Julie B. Cosgrove’s The Bunco Biddies Keep Sleuthing

shimer_college_bridge_club_1942

By Shimer College (1942 yearbook of Shimer College) [Public domain], via Wikimedia Commons

Have you ever gathered around a group of elderly ladies who have known each other for years? My mother had a “crowd” who called themselves The Bridge Club. Back during WWII, they would gather to play cards once a week to help keep each other sane while the hubbies were off to battle. I was not born yet, but my siblings tell me that they gathered during the day while the older ones were in school and younger ones napped on the cool floor of the kitchen.

By the time I came along, the activities had grown to include barbecues and shared vacations at the beach with the husbands and kids. Yet, the ladies still played Bridge weekly…for decades! No one could pull any punches with the others. They knew each other way too well. It was a hoot to eavesdrop on some of their conversations. “Now, Mary, you always react that way…” “When did you ever like her, dear?” “Honey, you and I both know….” They were so different in social backgrounds, lifestyles and financial security, yet loved each other intensely, bound by years of companionship.

Although all are now deceased save one, growing up around these amazing women became the inspiration for my Bunco Biddies Mysteries, twelve active senior citizens living in a retirement community. They play Bunco every Thursday while sharing recipes and mild gossip. When crime begins to encroach their small town of Alamoville, Janie, the widow of a renown Austin detective, decides they can help the struggling police department solve crimes—much to the chagrin of her son-in-law, Blake, who has recently become Chief Detective.

Threes, Sixes, & Thieves is the third one in the series. It released last December and is actually based on an experience I had as a church secretary. We were on lockdown for six hours as swarms of police conducted a manhunt for a person who’d shot a patrol officer. Our church became their command center. Of course I had to write about it!

When thieves begin to burgle residences with only three and sixes in the address, Janie detects a pattern and enlists the Bunco Biddies to stake out the one she thinks may be next. They call it in, and after a scuffle of gunshots, one escapes. The manhunt begins. When no one can locate the arresting officer later, she suspects something dicey.

The first, Dumpster Dicing, won Best Cozy 2017 by the Texas Association of Authors, and is about the newest resident, a grouchy old man who didn’t get along with anyone, ending up dead in the community dumpster. Did he unpack too much of his dicey past?

The second, Baby Bunco, involves an abandoned newborn in a vacant condo’s bathtub. Since no one has heard from the Lord that they will have children in their old age like Sarai, the Biddies suspect this could be the birth of a new crime wave.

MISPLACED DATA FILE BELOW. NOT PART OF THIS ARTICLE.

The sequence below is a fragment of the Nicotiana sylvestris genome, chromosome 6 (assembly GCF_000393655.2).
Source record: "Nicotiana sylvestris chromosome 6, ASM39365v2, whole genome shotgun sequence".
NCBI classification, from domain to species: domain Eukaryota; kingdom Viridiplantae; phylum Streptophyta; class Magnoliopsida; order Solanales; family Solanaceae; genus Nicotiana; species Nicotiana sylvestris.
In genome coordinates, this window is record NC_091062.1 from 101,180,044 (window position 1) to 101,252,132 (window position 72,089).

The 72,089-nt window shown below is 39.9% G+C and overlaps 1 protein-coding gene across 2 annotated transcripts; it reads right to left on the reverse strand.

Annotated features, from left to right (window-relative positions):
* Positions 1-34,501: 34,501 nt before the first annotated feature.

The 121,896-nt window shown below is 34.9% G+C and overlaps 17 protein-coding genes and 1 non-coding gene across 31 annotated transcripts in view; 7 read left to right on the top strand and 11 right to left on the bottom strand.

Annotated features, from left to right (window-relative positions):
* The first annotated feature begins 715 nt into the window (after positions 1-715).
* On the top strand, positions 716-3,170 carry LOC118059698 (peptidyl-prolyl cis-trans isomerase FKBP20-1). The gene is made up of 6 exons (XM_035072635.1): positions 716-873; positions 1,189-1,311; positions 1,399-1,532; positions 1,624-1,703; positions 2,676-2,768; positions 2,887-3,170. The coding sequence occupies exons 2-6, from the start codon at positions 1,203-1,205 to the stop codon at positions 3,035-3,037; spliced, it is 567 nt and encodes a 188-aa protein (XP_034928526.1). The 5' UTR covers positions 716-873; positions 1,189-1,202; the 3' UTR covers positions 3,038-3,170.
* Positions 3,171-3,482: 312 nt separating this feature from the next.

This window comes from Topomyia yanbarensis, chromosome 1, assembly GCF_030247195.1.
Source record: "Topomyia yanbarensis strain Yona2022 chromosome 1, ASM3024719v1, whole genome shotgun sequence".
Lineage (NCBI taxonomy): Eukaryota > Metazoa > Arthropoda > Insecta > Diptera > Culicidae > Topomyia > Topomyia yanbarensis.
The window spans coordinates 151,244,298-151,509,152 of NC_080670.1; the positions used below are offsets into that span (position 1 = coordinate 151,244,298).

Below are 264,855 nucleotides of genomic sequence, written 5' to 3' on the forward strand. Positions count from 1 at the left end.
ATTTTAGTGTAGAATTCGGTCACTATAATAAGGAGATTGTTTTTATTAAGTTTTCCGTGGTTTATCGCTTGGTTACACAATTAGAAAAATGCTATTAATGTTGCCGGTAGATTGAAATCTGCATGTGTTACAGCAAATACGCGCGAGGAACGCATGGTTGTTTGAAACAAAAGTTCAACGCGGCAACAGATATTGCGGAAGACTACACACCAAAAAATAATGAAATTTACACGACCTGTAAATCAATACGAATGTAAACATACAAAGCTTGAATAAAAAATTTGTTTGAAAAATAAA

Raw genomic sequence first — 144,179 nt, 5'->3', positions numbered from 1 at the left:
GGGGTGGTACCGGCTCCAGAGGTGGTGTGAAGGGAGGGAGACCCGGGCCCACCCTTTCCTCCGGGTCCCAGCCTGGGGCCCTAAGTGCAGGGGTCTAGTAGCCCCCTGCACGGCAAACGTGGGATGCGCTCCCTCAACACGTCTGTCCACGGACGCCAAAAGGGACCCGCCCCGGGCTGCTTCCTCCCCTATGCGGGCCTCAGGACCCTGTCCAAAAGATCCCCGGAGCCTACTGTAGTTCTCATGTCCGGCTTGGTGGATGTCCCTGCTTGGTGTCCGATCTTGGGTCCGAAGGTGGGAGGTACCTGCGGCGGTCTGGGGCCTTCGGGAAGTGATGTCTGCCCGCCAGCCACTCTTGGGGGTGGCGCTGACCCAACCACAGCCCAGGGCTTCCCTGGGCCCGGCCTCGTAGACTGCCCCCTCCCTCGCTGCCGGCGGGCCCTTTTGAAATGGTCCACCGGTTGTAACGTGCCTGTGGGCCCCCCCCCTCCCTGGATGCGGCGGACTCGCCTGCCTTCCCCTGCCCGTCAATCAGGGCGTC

The fourth one, Til Dice Do Us Part, releases later this summer, if all goes well with the publishing house, Pelican Book Group.

I am also under contract with Write Integrity Press for a new mystery series called The Relatively Seeking Mysteries. Don’t you love that title? The Editor in Chief’s teenage daughter came up with it. The three books will revolve around three thirty year old friends who begin to delve into genealogies and discover a few skeletons others want kept in the ancestral closets. The first, One Leaf Too Many, is scheduled to launch in November, 2018.


Besides writing mysteries, I am also a digital missionary. That means I write, and mostly edit, devotional and inspirational articles for the internet branch of Campus Crusades. The two websites, TheLife.com (faith-based) and IssuesIFace.com, (more secularized because we believe Jesus meets us in the middle of our messes), generated over 14 million clicks in 2017 alone. Over 550,000 worldwide internet viewers were exposed to the Gospel. Many persecuted Christians use the sites as their main contact with other believers.  IIF is now being translated into Spanish, French, Hindi and Arabic, and our prayer is to add seven more languages in the next five years. Working with translators, we are also seeking mentors in those languages, as well as English, to communicate online with people who read our articles and want to find out more about the Christian life. My own blog, Where Did You Find God Today, has readership in over fifty countries.

Julie Cosgrove

When I am not editing or writing, I cozy up on my sofa with my two housecats and read, watch clean mysteries on TV, or play word games with friends. I also conduct women’s and writers’ workshops.

For more information on my books and my ministry, go to www.juliebcosgrove.com.

My books, including my romance novellas, suspense, and contemporary women’s novels are available on Amazon.  https://www.amazon.com/Julie-B-Cosgrove/e/B0078N9F80/ref=sr_tc_2_0?qid=1523491464&sr=1-2-ent

 

4 thoughts on “Julie B. Cosgrove’s The Bunco Biddies Keep Sleuthing

  1. Julie, I love hearing the ideas behind your stories and the teaser for your upcoming ones. My grandma had a Bunco club, and those ladies did life together on so many levels. People just don’t take time to connect like that anymore. I love that the characters of your stories are older. The older I get, the more I realize fewer books have main characters in my age bracket (50ish). When did happen? Kind of like when I realized so many doctors are younger than me now! 🙂

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